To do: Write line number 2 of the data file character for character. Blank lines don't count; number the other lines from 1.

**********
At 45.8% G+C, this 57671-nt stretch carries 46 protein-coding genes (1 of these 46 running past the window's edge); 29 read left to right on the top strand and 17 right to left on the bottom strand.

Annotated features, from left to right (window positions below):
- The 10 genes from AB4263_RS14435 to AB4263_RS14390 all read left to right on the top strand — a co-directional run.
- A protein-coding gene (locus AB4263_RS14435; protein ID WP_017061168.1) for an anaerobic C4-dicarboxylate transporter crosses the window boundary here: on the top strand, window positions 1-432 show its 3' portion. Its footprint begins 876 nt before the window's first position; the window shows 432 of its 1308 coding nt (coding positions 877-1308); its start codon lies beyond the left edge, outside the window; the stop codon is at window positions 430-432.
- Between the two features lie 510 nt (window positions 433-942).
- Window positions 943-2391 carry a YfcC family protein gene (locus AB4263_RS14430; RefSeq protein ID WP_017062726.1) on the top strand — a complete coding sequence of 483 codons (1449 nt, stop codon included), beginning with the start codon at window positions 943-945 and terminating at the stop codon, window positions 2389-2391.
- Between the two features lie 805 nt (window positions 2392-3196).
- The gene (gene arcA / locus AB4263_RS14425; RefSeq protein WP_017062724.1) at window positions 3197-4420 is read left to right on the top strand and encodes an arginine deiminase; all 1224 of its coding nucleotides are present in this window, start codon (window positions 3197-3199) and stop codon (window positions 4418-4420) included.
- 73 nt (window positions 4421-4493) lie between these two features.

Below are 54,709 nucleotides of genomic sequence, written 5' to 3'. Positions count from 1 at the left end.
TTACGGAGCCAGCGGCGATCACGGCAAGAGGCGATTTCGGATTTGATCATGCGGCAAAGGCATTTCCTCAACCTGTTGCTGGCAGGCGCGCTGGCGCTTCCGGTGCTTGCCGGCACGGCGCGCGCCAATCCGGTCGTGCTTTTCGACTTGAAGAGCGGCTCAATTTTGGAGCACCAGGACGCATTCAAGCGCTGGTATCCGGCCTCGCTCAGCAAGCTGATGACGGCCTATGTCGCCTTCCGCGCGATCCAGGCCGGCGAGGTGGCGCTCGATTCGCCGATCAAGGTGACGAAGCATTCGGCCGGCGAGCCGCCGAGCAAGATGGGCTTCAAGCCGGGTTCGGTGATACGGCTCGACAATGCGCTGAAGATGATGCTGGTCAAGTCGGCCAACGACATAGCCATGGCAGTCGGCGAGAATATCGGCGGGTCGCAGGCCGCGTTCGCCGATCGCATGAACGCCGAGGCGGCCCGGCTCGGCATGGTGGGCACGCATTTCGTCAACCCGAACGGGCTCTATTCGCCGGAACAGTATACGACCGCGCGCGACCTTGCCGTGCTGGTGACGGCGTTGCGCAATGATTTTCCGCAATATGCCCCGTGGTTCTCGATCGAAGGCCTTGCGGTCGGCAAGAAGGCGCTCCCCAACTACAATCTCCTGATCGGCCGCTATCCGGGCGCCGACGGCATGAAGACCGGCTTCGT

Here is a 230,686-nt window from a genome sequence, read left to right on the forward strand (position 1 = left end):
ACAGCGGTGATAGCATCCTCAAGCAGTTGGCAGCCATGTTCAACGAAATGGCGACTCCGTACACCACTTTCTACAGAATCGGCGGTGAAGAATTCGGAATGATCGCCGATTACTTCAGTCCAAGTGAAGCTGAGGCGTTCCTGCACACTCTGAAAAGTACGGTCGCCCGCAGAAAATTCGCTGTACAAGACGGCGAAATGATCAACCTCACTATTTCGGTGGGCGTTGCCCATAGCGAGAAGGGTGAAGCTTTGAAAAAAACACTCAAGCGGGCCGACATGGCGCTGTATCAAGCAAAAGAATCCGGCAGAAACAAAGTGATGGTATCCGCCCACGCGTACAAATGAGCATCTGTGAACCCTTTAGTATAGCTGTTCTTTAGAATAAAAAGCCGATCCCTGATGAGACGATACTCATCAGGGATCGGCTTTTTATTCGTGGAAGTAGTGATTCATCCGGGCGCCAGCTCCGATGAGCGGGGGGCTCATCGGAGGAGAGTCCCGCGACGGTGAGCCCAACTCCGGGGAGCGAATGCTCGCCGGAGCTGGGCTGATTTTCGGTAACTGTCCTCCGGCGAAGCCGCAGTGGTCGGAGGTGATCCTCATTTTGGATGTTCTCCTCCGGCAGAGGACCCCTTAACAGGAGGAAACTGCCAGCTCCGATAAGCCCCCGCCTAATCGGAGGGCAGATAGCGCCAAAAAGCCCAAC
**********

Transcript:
Annotated features, from left to right (window positions below):